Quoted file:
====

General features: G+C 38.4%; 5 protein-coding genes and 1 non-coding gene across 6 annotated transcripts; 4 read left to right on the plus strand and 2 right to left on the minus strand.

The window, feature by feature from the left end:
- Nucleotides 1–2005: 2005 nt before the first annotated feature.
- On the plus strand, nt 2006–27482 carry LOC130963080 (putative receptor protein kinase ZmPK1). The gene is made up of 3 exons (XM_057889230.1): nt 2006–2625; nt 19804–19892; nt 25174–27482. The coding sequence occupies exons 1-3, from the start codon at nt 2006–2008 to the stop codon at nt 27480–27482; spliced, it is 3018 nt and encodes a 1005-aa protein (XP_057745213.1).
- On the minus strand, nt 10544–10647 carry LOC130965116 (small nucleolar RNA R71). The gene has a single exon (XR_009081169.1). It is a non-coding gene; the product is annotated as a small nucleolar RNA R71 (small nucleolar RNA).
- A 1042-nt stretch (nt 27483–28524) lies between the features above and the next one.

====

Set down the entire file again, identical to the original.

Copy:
General features: G+C 38.4%; 5 protein-coding genes and 1 non-coding gene across 6 annotated transcripts; 4 read left to right on the plus strand and 2 right to left on the minus strand.

The window, feature by feature from the left end:
- Nucleotides 1–2005: 2005 nt before the first annotated feature.
- On the plus strand, nt 2006–27482 carry LOC130963080 (putative receptor protein kinase ZmPK1). The gene is made up of 3 exons (XM_057889230.1): nt 2006–2625; nt 19804–19892; nt 25174–27482. The coding sequence occupies exons 1-3, from the start codon at nt 2006–2008 to the stop codon at nt 27480–27482; spliced, it is 3018 nt and encodes a 1005-aa protein (XP_057745213.1).
- On the minus strand, nt 10544–10647 carry LOC130965116 (small nucleolar RNA R71). The gene has a single exon (XR_009081169.1). It is a non-coding gene; the product is annotated as a small nucleolar RNA R71 (small nucleolar RNA).
- A 1042-nt stretch (nt 27483–28524) lies between the features above and the next one.